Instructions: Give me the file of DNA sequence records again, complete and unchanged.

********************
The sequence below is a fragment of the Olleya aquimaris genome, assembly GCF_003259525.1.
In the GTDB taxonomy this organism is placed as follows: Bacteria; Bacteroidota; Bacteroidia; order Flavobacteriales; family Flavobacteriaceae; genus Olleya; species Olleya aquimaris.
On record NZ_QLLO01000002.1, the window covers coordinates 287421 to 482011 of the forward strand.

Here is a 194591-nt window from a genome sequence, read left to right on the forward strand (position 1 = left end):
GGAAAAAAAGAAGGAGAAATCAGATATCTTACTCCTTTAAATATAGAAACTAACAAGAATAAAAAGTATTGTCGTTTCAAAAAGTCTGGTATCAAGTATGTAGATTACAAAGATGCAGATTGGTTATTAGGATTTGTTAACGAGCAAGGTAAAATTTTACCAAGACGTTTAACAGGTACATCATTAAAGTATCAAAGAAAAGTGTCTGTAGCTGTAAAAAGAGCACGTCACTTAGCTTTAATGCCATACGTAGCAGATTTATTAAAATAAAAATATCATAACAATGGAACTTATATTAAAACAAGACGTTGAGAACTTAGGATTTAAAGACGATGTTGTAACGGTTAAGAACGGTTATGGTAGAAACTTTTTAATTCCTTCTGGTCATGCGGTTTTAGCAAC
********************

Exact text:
The sequence below is a fragment of the Olleya aquimaris genome, assembly GCF_003259525.1.
In the GTDB taxonomy this organism is placed as follows: Bacteria; Bacteroidota; Bacteroidia; order Flavobacteriales; family Flavobacteriaceae; genus Olleya; species Olleya aquimaris.
On record NZ_QLLO01000002.1, the window covers coordinates 287421 to 482011 of the forward strand.

Here is a 194591-nt window from a genome sequence, read left to right on the forward strand (position 1 = left end):
GGAAAAAAAGAAGGAGAAATCAGATATCTTACTCCTTTAAATATAGAAACTAACAAGAATAAAAAGTATTGTCGTTTCAAAAAGTCTGGTATCAAGTATGTAGATTACAAAGATGCAGATTGGTTATTAGGATTTGTTAACGAGCAAGGTAAAATTTTACCAAGACGTTTAACAGGTACATCATTAAAGTATCAAAGAAAAGTGTCTGTAGCTGTAAAAAGAGCACGTCACTTAGCTTTAATGCCATACGTAGCAGATTTATTAAAATAAAAATATCATAACAATGGAACTTATATTAAAACAAGACGTTGAGAACTTAGGATTTAAAGACGATGTTGTAACGGTTAAGAACGGTTATGGTAGAAACTTTTTAATTCCTTCTGGTCATGCGGTTTTAGCAAC